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Christianity &Judaism

Christianity &Judaism

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Published by mbahellxtr
by Graham King The term ‘Christian’ was first used in Antioch in Syria around 35-40 AD to designate a new religious community there which included both Jewish and non-Jewish adherents and was marked out by it attachment to ‘Christos’, a Greek translation of the Hebrew title ‘Messiah’, used by Jews to designate their expected national savior. In this case it was applied to the prophet-teacher Jesus of Nazareth, executed in Judea, where the movement had originated,
by Graham King The term ‘Christian’ was first used in Antioch in Syria around 35-40 AD to designate a new religious community there which included both Jewish and non-Jewish adherents and was marked out by it attachment to ‘Christos’, a Greek translation of the Hebrew title ‘Messiah’, used by Jews to designate their expected national savior. In this case it was applied to the prophet-teacher Jesus of Nazareth, executed in Judea, where the movement had originated,

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Published by: mbahellxtr on Sep 11, 2012
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by Graham King The term ‘Christian’ was first used in Antioch in Syria around 35-40 AD to designate a new religiouscommunity there which included both Jewish and non-Jewish adherents and was marked out by it attachment to ‘Christos’, a Greek translation of the Hebrew title ‘Messiah’, used by Jews to designatetheir expected national savior. In this case it was applied to the prophet-teacher Jesus of Nazareth,executed in Judea, where the movement had originated, a few years earlier 
The paragraph above and all herein are sourced from
The New Penguin Handbook of LivingReligions
, edited by John R. Hinnells, specifically from the chapter on Christianity written by AndrewWalls. It is a marvelous book, which I recommend. All miss-representations and inaccuracies are mine.
Jerusalem 30-70 AD
Christianity started in Jerusalem, as a variation of Judaism. All its initial followers were Jewish by birthand followed Jewish custom. The marked difference from the rest of the Jewish faith was their followingof the teachings of Jesus of Nazareth, know at the time to have been recently crucified. His followersclaimed he had resurrected and was the Messiah, as predicted in the Hebrew Bible (called the OldTestament by Christians) – the rest of the Jewish faith held (and still holds) that the Messiah has not yetcome.The apostles, chosen during his life by Jesus as his closest followers, were the recognized leaders of the movement. Christianity fit into the framework of Jewish history and for many years the apostlesconfined their teaching to the Jewish.It was written in the Jewish scriptures that one of the signs of the Age to Come would be that non-Jews(called Gentiles) would seek the salvation of God, and attempt to convert. Hence it was no surprisewhen Greeks from Antioch were attracted to Jesus, through the talk of Jewish believers.The tradition method of accepting an individual into the Jewish faith required them to observe the Torah(detailed Jewish law) and (for males) to be circumcised. The followers of Jesus changed this, and simplyrequired the individual to express faith in Jesus the Messiah. This understandably accelerated thespread of the new religion.
Greece 70-500 AD
 As the Greeks of Antioch were the first non-Jews to adopt this faith, and the faith now included bothJews and non-Jews, a name was required for the faith, so they became know as Christians.The popularity of Christianity and the amount of Gentiles involved had already placed the new faith inJerusalem on an insecure footing, and the fall of Jerusalem in 70 AD to the Roman advance effectivelybroke the link between Christianity and Jerusalem, and the faith became predominately Hellenic.Christianity retained its link to the land of Palestine through the use of Jewish scripture (know as the OldTestament) and the idea of Jerusalem as the land of Jesus, but most of it’s followers now had never been to Palestine, and most inhabitants of Jerusalem were not Christians.In Greece, the term Messiah, meaningful only in a Jewish context, changed to Lord. More crucially,Christian thinking entered into the intellectual discourse of Greek philosophy. Early Christianorganization had been based around a synagogue. Now, influenced by Greek civic organization, theyswitched to a system of locally linked hierarchies each under a bishop. The bishops were seen as the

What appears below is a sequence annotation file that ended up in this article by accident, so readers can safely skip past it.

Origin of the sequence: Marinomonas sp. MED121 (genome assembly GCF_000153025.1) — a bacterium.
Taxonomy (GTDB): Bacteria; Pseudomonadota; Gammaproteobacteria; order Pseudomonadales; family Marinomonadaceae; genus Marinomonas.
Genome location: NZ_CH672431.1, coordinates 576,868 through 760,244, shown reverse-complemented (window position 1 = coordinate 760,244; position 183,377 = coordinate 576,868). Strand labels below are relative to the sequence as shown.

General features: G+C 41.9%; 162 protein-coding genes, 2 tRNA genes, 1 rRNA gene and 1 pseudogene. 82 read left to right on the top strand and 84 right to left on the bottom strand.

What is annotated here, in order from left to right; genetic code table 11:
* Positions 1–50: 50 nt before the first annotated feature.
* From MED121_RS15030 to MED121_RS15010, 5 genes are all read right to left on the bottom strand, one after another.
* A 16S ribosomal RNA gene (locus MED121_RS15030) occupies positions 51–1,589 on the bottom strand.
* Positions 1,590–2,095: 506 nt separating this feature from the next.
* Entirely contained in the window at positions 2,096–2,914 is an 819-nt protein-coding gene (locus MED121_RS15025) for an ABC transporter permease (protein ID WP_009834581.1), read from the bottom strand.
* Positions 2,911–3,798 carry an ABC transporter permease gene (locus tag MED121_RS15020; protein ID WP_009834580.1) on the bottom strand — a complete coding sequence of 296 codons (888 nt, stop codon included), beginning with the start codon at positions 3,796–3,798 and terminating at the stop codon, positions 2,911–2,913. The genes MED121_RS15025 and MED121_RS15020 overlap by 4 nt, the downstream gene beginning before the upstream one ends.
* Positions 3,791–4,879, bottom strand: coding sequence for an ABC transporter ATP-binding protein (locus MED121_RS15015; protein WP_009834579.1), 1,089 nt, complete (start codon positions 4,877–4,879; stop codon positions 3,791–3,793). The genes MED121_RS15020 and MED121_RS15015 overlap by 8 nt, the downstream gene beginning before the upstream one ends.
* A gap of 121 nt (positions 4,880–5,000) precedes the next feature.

successors of the apostles, and were seen as the ones to interpret the voice of God. They consultedregularly and helped keep ‘orthodoxy’, or ‘catholicity’ – a uniform standard of Christianity.The Christians allegiance to Christ prevented them from participating in the veneration of the Romanemperor, and they frequently refused military service. The growing numbers of Christians in the third andfourth century brought about increasing persecution from the Roman empire which, for the reasonsmentioned previously, viewed them as disloyal, potentially dangerous, and outside of their control.
Rome 313-500 AD
 All this changed dramatically when Emperor Constantine (after whom Constantinople was named) cameto power in 313 AD. He at first tolerated then favored Christianity, and by degrees it became the statereligion of the Roman empire.Number of converts grew rapidly, attracted by the idea of moral improvement, the majesty and solemnityof Christian worship, the close relationships within the church (a factor which differentiated the followersof Jesus from the other Jews from the early days was their habit of dining together), and for some thepresentation of Christianity as a coherent philosophy (evolved in Greece) offering what Plato declared asthe true aim of philosophy; the vision of God.The church of the Western Roman empire adopted Latin as the language of worship, while the EasternEmpire continued to worship in Greek. After the first four ‘ecumenical’ (world-wide) bishops councils, theWestern church ceased to participate. This was the first visible split, which gives us today the GreekOrthodox and the Roman Catholic versions of Christianity.The Kingdom of Armenia had become a Christian state a few years before the Roman Empire, as hadseveral small Mesopotamian states. By 500AD there were also sizeable Christian communities in southIndia, southern Arabia, the Sudan, the Nile valley, southern Africa and the Persian empire. Christianity’sstronghold was now in Rome, but it had already spread quite widely.